The city that never sleeps depends on 396,572 street lights. As bright white LEDs replace the familiar amber glow, what does tomorrow (night) hold?
When Russell Jacobs started identifying trees, he found history, conflict, and company in an overlooked component of the streetscape.
Architect Rafael Herrin-Ferri talks about his exhaustive photographic documentation of Queens' lively housing stock and identifies creative alterations that reconcile building forms to changing demands and desires.
Topography structures life in the Bronx like nowhere else in the city. Take a look at how the built environment responds to the undulating terrain of the city's great north through the lens of photographer Kris Graves.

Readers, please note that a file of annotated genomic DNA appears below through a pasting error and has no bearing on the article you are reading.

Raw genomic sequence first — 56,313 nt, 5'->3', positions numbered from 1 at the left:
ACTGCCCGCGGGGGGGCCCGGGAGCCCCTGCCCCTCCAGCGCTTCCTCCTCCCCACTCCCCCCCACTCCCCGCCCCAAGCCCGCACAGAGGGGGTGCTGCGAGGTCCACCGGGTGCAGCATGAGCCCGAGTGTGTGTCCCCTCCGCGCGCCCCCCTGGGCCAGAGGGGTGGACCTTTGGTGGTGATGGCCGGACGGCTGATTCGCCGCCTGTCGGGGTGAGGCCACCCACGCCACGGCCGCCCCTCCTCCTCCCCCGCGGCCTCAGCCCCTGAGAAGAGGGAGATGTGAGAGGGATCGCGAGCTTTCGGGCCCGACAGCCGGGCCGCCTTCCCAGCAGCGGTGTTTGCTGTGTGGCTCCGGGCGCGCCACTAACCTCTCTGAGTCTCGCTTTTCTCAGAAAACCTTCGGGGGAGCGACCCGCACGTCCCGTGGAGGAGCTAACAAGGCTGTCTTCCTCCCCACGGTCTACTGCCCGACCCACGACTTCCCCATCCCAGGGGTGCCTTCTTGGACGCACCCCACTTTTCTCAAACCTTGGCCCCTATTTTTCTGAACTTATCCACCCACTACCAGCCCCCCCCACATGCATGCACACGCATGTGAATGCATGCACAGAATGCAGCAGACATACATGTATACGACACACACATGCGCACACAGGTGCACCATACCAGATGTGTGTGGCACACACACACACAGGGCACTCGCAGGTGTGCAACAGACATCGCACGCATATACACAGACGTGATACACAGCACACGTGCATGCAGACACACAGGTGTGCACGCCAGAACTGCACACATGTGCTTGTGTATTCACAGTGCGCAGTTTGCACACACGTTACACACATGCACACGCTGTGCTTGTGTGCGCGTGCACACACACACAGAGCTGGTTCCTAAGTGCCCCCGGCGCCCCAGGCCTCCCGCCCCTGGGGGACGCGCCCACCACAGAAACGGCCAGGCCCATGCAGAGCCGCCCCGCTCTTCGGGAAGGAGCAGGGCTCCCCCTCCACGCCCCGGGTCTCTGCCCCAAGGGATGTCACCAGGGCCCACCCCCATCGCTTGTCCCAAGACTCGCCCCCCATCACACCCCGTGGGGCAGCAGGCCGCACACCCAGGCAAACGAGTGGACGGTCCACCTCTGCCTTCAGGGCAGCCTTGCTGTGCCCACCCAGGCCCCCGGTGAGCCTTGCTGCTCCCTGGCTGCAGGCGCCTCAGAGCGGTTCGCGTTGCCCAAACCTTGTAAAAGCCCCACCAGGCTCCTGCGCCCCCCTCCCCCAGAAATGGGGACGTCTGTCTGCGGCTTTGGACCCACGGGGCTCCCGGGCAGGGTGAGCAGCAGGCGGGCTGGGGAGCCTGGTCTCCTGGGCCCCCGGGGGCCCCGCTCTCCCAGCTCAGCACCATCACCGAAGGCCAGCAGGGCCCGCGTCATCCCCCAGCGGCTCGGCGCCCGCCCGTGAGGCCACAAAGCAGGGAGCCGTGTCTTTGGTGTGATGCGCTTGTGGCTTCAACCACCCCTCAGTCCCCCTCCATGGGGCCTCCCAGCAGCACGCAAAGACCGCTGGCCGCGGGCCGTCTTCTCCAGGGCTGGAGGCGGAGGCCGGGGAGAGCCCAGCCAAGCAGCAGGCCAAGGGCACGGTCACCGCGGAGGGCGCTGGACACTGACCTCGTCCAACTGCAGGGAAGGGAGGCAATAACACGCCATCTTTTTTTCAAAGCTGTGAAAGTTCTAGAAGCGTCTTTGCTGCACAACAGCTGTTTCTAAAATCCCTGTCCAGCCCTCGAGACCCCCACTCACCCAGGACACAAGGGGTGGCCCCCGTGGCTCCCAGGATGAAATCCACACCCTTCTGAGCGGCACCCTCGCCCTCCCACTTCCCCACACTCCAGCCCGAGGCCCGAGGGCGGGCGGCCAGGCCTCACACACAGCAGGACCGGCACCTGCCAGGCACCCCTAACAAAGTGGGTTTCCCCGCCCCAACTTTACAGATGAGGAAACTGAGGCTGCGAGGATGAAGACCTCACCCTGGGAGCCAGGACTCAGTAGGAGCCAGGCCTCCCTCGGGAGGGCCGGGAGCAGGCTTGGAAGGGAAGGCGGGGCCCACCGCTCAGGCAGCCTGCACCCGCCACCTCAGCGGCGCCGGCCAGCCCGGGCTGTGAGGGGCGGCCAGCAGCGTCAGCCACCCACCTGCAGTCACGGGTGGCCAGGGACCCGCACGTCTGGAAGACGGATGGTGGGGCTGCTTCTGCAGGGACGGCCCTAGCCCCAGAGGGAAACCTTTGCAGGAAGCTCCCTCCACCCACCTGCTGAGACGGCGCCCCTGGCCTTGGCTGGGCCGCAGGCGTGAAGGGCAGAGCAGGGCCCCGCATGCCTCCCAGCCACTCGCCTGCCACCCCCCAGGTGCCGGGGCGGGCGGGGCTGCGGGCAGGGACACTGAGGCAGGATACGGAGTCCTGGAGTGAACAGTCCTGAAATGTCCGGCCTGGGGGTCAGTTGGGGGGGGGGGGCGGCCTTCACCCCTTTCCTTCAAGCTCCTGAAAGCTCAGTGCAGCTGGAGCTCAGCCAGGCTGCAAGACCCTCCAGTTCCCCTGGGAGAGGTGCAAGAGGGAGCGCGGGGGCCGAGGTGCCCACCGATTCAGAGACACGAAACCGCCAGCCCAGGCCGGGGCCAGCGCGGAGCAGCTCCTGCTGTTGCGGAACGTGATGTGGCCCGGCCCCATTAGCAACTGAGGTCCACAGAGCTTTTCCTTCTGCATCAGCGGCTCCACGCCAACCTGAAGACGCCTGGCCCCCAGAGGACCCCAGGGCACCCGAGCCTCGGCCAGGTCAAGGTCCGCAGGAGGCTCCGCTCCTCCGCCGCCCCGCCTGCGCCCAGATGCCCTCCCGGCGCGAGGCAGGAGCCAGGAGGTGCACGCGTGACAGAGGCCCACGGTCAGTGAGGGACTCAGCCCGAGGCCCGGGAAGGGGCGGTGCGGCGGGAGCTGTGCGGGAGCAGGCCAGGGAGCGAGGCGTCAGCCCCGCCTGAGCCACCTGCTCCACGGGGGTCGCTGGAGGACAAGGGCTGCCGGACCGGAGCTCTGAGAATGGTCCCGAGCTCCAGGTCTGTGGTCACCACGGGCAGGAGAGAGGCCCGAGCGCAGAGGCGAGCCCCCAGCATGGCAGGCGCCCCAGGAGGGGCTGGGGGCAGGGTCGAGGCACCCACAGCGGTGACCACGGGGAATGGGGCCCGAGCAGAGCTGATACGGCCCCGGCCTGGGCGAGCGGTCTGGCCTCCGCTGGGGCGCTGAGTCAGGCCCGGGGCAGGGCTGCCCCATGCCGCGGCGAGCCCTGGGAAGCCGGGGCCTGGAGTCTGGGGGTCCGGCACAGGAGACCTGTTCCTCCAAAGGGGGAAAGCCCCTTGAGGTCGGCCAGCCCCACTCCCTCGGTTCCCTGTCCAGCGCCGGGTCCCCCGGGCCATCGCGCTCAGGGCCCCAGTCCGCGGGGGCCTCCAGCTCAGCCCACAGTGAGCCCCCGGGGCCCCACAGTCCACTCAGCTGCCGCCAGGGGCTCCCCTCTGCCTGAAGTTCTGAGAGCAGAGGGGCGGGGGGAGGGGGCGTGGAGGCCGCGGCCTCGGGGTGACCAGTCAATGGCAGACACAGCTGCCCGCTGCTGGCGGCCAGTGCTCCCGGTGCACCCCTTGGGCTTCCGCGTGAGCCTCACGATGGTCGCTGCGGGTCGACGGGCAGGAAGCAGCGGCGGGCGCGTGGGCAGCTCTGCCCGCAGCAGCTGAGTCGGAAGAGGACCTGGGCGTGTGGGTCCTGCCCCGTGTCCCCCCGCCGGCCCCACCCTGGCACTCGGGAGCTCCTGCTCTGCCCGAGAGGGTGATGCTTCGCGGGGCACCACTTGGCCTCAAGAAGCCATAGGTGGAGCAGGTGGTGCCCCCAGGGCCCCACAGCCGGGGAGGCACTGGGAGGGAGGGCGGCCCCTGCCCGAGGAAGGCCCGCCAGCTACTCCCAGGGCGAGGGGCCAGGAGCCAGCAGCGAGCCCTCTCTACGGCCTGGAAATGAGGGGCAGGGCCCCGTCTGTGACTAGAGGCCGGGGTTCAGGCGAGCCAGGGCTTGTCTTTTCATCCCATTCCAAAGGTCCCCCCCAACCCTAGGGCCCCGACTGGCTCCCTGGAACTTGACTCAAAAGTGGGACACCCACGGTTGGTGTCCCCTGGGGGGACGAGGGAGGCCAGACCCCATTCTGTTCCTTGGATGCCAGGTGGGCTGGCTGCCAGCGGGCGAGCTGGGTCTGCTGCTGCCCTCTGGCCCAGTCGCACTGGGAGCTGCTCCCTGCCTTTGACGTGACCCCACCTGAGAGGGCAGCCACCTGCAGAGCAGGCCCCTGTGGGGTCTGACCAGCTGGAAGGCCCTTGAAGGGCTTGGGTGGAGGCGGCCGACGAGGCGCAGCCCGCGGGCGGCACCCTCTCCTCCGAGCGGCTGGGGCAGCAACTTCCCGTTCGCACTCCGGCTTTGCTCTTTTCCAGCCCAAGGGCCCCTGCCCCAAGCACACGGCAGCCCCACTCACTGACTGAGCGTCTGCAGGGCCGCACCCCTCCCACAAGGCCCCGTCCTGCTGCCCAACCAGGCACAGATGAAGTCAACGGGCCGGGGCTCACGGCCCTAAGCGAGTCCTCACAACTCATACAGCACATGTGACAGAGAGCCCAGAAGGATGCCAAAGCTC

Photographer and filmmaker Khalik Allah has spent three years documenting one Harlem intersection and the people who inhabit that corner at night. His striking portraits confront issues of poverty, homelessness, addiction, and illness, while showing the beauty and humanity of those who are often forgotten, feared, or willfully avoided.
For more than 200 years, street vendors have been an integral part of New York City. Their mobility and flexibility make vendors beneficial extensions to existing fixed systems during moments of crisis.
Joseph Heathcott traces New York City's only major internal land boundary and draws out the social and spatial conditions of this largely invisible urban seam.
Veteran journalist Constance Rosenblum reflects on a career spent highlighting individual voices to tell the story of New York.